100 metres

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100 metres
Osaka07 D2A Torri Edwards.jpg
Female athletes in a 100 metres heat at the 2007 World Championships.
Men's records
WorldJamaica Usain Bolt 9.58 (2009)
OlympicJamaica Usain Bolt 9.63 (2012)
Women's records
WorldUnited States Florence Griffith 10.49 (1988)
OlympicUnited States Florence Griffith 10.62 (1988)
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This article is about the 100-metres race. For lengths on the order of magnitude of 100 metres, see 1 hectometre.
100 metres
Osaka07 D2A Torri Edwards.jpg
Female athletes in a 100 metres heat at the 2007 World Championships.
Men's records
WorldJamaica Usain Bolt 9.58 (2009)
OlympicJamaica Usain Bolt 9.63 (2012)
Women's records
WorldUnited States Florence Griffith 10.49 (1988)
OlympicUnited States Florence Griffith 10.62 (1988)

The 100 metres (spelt meters in US), or 100-metre dash, is a sprint race in track and field competitions. The shortest common outdoor running distance, it is one of the most popular and prestigious events in the sport of athletics. It has been contested at the Summer Olympics since 1896 for men and since 1928 for women.

The reigning 100 m Olympic champion is often named "the fastest man/woman in the world". Jamaicans Usain Bolt and Shelly-Ann Fraser-Pryce are the reigning world and Olympic champions in the men's and women's 100 metres, respectively.

On an outdoor 400 metres running track, the 100 m is run on the home straight, with the start usually being set on an extension to make it a straight-line race. Runners begin in the starting blocks and the race begins when an official fires the starter's pistol. Sprinters typically reach top speed after somewhere between 50–60 m. Their speed then slows towards the finish line.

The 10-second barrier has historically been a barometer of fast men's performances, while the best female sprinters take eleven seconds or less to complete the race. The current men's world record is 9.58 seconds, set by Jamaica's Usain Bolt, while the women's world record of 10.49 seconds set by American Florence Griffith-Joyner in 1988 remains unbroken.

The 100 m (109.361 yards) emerged from the metrication of the 100 yards (91.4 m), a now defunct distance originally contested in English-speaking countries. The event is largely held outdoors as few indoor facilities have a 100 m straight.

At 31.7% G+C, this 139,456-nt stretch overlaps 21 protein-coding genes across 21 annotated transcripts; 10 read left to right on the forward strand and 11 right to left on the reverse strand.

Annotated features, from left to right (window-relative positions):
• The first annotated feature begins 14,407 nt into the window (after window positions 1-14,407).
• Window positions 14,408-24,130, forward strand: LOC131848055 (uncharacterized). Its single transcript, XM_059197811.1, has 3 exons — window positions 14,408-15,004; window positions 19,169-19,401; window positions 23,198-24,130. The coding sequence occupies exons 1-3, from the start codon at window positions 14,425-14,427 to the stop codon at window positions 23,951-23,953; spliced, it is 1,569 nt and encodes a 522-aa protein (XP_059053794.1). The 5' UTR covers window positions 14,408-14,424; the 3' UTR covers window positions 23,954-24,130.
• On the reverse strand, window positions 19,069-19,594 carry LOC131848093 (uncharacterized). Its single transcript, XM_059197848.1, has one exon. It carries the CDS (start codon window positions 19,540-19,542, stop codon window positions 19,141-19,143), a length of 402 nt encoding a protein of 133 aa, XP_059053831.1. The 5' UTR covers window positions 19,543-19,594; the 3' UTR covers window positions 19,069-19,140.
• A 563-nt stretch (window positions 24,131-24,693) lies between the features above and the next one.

Race dynamics[edit]


Male sprinters await the starter's instructions

At the start, some athletes play psychological games such as trying to be last to the starting blocks.[1][2][3]

At high level meets, the time between the gun and first kick against the starting block is measured electronically, via sensors built in the gun and the blocks. A reaction time less than 0.1 s is considered a false start. The 0.1-second interval accounts for the sum of the time it takes for the sound of the starter's pistol to reach the runners' ears, and the time they take to react to it.

For many years a sprinter was disqualified if responsible for two false starts individually. However, this rule allowed some major races to be restarted so many times that the sprinters started to lose focus. The next iteration of the rule, introduced in February 2003, meant that one false start was allowed among the field, but anyone responsible for a subsequent false start was disqualified.

This rule led to some sprinters deliberately false-starting to gain a psychological advantage: an individual with a slower reaction time might false-start, forcing the faster starters to wait and be sure of hearing the gun for the subsequent start, thereby losing some of their advantage. To avoid such abuse and to improve spectator enjoyment, the IAAF implemented a further change in the 2010 season – a false starting athlete now receives immediate disqualification.[4] This proposal was met with objections when first raised in 2005, on the grounds that it would not leave any room for innocent mistakes. Justin Gatlin commented, "Just a flinch or a leg cramp could cost you a year's worth of work."[5] The rule had a dramatic impact at the 2011 world championships, when current world record holder Usain Bolt was disqualified.[6][7]


Runners typically reach their top speed just past the halfway point of the race and they progressively decelerate in the later stages of the race. Maintaining that top speed for as long as possible is a primary focus of training for the 100 m.[8] Pacing and running tactics do not play a significant role in the 100 m, as success in the event depends more on pure athletic qualities and technique.